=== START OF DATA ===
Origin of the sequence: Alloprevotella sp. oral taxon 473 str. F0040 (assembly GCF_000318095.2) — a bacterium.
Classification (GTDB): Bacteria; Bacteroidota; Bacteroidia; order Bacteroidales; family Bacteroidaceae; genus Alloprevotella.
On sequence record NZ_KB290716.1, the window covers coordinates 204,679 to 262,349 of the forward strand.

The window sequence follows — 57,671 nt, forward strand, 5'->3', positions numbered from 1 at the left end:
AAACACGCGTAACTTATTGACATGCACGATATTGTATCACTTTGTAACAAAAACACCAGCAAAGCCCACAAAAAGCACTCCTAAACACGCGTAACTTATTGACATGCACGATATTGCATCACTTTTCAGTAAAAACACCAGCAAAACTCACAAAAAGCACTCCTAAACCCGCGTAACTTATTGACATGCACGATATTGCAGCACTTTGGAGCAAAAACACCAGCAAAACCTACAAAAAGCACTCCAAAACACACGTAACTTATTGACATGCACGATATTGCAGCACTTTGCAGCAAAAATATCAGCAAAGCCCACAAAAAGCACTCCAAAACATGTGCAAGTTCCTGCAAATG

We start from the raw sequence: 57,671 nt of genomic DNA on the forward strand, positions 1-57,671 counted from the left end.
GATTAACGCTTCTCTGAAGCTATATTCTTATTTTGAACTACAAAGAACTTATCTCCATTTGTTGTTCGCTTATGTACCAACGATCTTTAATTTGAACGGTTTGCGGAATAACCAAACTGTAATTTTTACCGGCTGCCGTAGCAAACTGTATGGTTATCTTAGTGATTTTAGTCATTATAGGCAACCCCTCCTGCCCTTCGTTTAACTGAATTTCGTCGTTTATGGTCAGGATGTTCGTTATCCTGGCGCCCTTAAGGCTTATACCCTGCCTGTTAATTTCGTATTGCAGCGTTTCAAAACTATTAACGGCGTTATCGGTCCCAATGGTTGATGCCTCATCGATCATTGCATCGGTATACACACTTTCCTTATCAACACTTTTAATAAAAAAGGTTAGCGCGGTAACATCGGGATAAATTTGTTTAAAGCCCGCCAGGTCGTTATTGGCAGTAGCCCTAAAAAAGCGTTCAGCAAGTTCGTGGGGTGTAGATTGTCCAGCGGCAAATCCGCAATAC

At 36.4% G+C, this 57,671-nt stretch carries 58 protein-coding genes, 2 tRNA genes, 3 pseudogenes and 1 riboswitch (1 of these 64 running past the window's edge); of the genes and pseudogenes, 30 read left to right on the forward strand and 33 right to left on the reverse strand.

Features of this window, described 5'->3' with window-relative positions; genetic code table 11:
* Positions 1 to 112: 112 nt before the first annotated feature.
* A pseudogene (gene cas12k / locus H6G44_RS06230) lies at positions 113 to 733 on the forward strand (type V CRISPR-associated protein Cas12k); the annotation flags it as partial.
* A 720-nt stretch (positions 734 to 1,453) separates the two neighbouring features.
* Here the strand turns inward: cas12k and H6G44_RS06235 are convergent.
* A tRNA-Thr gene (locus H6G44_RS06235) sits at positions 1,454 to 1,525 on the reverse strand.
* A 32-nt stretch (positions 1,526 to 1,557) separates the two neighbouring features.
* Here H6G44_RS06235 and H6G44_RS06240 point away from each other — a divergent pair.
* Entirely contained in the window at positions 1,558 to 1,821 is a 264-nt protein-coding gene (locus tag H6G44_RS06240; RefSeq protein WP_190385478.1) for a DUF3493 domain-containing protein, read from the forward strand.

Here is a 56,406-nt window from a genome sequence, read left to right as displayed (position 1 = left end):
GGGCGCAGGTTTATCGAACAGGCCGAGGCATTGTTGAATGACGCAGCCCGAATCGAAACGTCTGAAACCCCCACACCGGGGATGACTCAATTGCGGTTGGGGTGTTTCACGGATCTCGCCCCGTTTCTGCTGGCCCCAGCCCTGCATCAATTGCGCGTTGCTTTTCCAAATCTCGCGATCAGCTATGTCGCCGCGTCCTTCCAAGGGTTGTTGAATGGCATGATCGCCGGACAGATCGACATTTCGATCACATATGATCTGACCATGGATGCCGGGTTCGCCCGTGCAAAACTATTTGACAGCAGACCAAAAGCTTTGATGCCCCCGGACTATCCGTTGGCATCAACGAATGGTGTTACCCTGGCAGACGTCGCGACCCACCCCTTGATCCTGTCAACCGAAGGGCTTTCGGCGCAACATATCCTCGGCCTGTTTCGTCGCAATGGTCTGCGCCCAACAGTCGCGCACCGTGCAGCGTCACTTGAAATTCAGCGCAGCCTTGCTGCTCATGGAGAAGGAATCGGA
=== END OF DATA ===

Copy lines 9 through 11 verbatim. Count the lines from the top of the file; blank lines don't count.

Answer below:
Features of this window, described 5'->3' with window-relative positions; genetic code table 11:
* Positions 1 to 112: 112 nt before the first annotated feature.
* A pseudogene (gene cas12k / locus H6G44_RS06230) lies at positions 113 to 733 on the forward strand (type V CRISPR-associated protein Cas12k); the annotation flags it as partial.